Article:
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It’ hard to make a dent in the misconceptions, and misinformation floating around the internet about home construction trends, the state of the economy, and building materials. The sources of the information are just too organized and slick.

“Organizations”, such as private companies, corporations, and member-driven groups are bound by their own charters to make money by manipulating you to buy the things they sell, whether appliances, tools, add-ons, or entire houses. This manipulation is achieved by the clever use of advertisements posing as “just good friends and neighbors chatting and sharing about the miracles you can have in your home.” But that’s not the real problem.

The real problem is the people, the professionals who thoughtlessly disperse whatever is handed down from the higher-ups who rule their niche; and the individuals who blindly repeat, post, and share everything they see, read, or hear, fully trusting that the upstream source is reliable, knowledgeable and truthful.

Here are a few headlines found in recent posts and online news stories :

There Is No Bubble
A number of “studies” have been presented to prove that the economy is healthy, that home prices are stable, and that there’s never been a better time to buy than now. But these studies have been created, managed, and produced by a powerful political administration, by home building and selling organizations, and by some of the largest home construction corporations in the world, the goal being to coerce and convert a financially timid population into becoming buyers.

The TRUTH? The “bubble” of 2008 isn’t through bursting.

The Highway Trust Fund is about to dry up, because in the early 2000’s “it” invested in collateralized mortgage funds and lost billions. If the HTF runs out of money, and highway construction and maintenance stops, over 500,000 jobs will evaporate, overnight.

Major department store chains such as Radio Shack, Sbarro, Sears, K-Mart, Quiznos, Staples, Office Depot, and Barnes & Noble, are all in dire straits due to poor management during the early 2000’s, of investments, personnel, and inventory. They are all in the midst of frantically and severely pruning their empires. Everyone of them is closing hundreds if not thousands of locations across America and around the world. That means thousands of jobs, gone.

Reactions to the home mortgage crisis have created strict new policies in the business of lending and property appraisal. While this is actually a good thing, the shake-down period, as the new rules come into play, is causing confusion, which is in turn causing the misspending of billions of dollars by property developers and home builders, both professional and individual.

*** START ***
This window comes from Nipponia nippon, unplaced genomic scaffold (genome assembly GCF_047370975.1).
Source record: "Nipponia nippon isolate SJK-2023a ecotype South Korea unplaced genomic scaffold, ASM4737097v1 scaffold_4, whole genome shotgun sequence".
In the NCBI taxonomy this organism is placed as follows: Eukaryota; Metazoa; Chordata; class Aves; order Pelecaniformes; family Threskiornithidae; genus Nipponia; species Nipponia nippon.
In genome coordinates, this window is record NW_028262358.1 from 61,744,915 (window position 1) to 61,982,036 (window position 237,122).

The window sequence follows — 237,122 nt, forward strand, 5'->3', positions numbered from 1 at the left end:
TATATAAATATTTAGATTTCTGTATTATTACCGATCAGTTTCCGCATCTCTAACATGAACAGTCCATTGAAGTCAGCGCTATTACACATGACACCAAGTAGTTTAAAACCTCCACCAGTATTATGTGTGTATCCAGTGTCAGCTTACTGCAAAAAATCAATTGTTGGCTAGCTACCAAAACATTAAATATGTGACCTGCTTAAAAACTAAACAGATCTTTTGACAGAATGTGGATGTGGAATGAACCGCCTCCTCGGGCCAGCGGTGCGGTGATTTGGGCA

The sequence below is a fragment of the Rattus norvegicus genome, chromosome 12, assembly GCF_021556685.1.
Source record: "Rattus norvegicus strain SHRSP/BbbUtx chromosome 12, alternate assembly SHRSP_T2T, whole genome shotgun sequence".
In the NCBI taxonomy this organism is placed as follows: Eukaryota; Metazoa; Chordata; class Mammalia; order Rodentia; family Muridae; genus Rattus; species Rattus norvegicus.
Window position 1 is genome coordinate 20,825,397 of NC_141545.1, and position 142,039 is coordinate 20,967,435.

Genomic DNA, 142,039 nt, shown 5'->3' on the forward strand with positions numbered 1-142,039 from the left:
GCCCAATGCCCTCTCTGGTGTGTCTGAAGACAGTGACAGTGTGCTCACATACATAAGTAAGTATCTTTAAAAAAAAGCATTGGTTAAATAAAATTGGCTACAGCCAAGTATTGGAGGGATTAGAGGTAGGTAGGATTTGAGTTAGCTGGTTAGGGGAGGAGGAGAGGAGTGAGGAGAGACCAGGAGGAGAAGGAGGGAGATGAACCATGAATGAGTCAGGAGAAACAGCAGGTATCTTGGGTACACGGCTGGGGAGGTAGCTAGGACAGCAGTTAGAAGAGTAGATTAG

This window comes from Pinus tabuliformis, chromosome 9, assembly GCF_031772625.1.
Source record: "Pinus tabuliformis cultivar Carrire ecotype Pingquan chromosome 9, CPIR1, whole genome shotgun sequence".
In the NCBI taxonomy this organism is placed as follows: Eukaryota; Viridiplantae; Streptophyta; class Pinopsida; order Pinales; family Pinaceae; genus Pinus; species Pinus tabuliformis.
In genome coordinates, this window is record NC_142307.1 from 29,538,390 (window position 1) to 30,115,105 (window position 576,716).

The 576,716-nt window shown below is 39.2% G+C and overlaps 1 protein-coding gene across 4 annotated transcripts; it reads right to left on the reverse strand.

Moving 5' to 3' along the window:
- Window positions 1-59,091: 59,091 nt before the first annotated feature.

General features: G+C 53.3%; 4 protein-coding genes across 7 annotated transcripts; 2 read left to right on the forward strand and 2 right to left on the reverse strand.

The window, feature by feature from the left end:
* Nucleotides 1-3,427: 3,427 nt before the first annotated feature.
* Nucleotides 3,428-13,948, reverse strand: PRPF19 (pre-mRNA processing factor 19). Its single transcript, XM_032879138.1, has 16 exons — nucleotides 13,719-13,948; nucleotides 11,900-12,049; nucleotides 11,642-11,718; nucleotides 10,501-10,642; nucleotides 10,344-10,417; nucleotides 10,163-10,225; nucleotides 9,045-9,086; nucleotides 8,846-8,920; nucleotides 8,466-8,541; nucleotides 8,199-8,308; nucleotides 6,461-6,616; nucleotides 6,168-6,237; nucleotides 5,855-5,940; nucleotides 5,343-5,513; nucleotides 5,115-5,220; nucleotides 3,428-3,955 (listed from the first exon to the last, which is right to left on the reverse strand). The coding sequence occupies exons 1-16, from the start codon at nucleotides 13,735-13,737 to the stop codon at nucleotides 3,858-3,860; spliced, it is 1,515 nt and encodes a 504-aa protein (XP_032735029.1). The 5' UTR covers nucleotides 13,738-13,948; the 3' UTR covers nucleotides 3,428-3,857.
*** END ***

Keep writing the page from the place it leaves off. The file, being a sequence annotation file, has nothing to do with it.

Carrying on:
New Miracle Materials
Some recent headlines include : Solar Roof Power, Fuel Cells, Foam Insulation, Colors Won’t Fade, Synthetic Stone Better Than Real Rock, Materials That Won’t Rot, and Fake Materials Are Cheaper Than Real Ones.

All of these actually work to a degree. But their hype sounds like they can power your entire house for free, prevent a temperature change of even one degree, last forever, look new for a thousand years, and are so cheap to own you will lose money if you don’t buy them.

Solar power and fuel cells are still very inefficient and have extremely high initial costs. Foam insulation inadvertently conceals leaks, and prevents convenient access to wiring and plumbing.

For non-fading colors, read the fine print. All colors, when exposed to sun, salt, and weather will fade a little bit every season. The sales material for these products will show images of the products after six months of exposure, then make it seem as though that’s the end of the story. Buyers will expect a little fading up to and matching the six month illustration. But in reality, the fading continues forever. In a short period of time the product’s color will be almost completely gone, leaving only the original color of the base material, usually some shade of gray.

You Can Have It All
No……… you can’t. Even people with a lot will never have it all. People who have a little (I’m talking to you) need to learn to manage what they have, instead of spending every dime trying to own every new appliance, tool, add-on, and homebuilding thing that comes along.

Here’s the point :
Businesses worldwide are still relying on a financial and investment system that’s broken. Jobs are still at stake. If you fall for the hype, and pull the trigger too soon to buy a house, then lose your job, all you’ll succeed in doing is shooting yourself with someone else’s bullet, a bullet that someone put in your hand. I could go all day with stuff about the falsehoods and truth of Wall Street, green building, new international codes, carbon footprints, carbon credits, easy money, and creative finance. But, there’s no need. Every topic has the same conclusion: There are no shortcuts.

Be your own adviser. Stop and think. Be aware that you’re a target. Don’t fall for hype no matter how often it gets repeated by people who seem to know better than you, people who act like “just good friends and neighbors chatting and sharing about the miracles you can have in your home.” Most importantly, don’t re-post everything you see. It’s usually not true.

Now that you know this, maybe I’ve made a dent.

Thank you,
Andy Bozeman

Andy Bozeman is the author of
Available from Amazon Kindle
See similar educational articles related to the American dwelling industry at
American Home Journal, also by Andy Bozeman.

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